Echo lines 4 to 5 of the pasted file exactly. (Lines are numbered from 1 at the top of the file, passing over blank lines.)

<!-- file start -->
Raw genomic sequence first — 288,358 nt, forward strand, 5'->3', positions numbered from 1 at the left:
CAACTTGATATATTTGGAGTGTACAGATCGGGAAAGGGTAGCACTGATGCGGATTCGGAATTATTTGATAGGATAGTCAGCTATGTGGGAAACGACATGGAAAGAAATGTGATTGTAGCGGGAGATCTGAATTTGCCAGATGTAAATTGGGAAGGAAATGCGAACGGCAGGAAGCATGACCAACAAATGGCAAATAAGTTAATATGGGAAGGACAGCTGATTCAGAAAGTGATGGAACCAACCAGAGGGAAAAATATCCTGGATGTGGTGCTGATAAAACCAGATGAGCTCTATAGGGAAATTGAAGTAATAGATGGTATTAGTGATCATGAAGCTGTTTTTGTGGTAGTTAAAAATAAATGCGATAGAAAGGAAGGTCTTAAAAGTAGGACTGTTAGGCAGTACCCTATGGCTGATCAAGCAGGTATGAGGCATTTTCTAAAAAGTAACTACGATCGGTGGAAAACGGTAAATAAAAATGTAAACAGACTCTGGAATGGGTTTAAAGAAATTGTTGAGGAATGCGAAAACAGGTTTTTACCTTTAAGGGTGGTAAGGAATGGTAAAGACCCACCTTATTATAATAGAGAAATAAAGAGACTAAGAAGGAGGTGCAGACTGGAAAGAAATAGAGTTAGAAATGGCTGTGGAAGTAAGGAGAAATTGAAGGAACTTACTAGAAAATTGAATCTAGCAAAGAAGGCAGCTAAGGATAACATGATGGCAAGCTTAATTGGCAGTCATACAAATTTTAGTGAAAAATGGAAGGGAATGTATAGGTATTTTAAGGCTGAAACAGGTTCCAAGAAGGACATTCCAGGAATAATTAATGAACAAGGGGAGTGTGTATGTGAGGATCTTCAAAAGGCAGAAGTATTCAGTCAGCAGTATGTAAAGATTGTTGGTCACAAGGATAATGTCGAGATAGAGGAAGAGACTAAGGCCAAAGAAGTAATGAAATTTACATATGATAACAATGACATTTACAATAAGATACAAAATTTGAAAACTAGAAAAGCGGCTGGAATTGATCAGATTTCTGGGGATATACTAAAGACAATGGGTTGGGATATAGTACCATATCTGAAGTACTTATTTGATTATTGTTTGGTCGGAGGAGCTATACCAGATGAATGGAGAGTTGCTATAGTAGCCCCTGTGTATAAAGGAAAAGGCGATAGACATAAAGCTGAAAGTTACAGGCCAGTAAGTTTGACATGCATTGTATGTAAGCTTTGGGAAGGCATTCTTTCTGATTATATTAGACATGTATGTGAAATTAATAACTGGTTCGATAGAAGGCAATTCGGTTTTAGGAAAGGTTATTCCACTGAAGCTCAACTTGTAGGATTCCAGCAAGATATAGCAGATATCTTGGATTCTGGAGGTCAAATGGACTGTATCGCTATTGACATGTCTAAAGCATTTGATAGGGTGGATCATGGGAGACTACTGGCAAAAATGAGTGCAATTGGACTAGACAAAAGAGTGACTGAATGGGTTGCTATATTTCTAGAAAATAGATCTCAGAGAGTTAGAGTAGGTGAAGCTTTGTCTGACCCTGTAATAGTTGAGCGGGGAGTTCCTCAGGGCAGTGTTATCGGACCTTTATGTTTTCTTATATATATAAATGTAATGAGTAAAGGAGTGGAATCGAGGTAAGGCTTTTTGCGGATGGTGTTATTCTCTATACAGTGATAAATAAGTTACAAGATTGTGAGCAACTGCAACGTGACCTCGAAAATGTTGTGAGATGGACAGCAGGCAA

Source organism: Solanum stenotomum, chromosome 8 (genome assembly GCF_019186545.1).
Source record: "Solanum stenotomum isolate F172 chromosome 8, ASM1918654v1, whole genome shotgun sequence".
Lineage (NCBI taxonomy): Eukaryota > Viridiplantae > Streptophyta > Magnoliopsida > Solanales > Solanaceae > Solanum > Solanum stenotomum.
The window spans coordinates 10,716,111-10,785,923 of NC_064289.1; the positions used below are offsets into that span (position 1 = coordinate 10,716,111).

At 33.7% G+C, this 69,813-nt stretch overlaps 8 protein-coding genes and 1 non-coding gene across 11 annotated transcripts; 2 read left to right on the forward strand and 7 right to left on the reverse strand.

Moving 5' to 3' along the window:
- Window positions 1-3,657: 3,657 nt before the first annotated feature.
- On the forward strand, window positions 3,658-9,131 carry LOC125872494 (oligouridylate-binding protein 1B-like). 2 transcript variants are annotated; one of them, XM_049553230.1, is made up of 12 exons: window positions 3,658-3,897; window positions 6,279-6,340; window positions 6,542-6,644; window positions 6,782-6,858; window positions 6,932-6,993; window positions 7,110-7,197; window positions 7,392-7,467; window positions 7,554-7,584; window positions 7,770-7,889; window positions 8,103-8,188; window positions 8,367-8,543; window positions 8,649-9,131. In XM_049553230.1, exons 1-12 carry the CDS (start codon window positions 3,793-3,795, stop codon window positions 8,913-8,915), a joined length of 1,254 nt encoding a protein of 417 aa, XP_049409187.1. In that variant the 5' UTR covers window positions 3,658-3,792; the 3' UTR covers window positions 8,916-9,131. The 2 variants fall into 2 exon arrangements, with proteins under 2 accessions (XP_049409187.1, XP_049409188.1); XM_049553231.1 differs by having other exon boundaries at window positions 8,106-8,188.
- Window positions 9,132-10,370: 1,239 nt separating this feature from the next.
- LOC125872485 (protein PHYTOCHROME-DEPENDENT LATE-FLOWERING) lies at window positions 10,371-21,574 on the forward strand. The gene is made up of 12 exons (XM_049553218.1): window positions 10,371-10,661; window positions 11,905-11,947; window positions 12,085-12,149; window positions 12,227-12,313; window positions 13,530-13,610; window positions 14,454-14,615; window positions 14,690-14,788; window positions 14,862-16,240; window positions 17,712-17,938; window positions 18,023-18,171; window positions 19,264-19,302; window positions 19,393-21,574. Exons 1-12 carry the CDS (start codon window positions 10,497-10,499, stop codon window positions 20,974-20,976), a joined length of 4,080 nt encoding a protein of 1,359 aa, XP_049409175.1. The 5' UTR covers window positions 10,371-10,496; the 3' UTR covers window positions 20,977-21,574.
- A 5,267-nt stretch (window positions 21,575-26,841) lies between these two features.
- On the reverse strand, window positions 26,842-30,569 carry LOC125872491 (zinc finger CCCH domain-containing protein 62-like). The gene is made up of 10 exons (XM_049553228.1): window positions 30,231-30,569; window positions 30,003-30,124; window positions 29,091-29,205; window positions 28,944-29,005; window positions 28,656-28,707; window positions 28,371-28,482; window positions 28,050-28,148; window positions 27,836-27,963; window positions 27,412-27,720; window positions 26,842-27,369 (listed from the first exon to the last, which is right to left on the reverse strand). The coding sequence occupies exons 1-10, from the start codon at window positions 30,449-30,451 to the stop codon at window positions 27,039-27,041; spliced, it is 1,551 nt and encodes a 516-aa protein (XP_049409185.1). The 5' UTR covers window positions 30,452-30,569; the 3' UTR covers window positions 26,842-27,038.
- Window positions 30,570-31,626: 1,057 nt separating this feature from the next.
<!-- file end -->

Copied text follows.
Source record: "Solanum stenotomum isolate F172 chromosome 8, ASM1918654v1, whole genome shotgun sequence".
Lineage (NCBI taxonomy): Eukaryota > Viridiplantae > Streptophyta > Magnoliopsida > Solanales > Solanaceae > Solanum > Solanum stenotomum.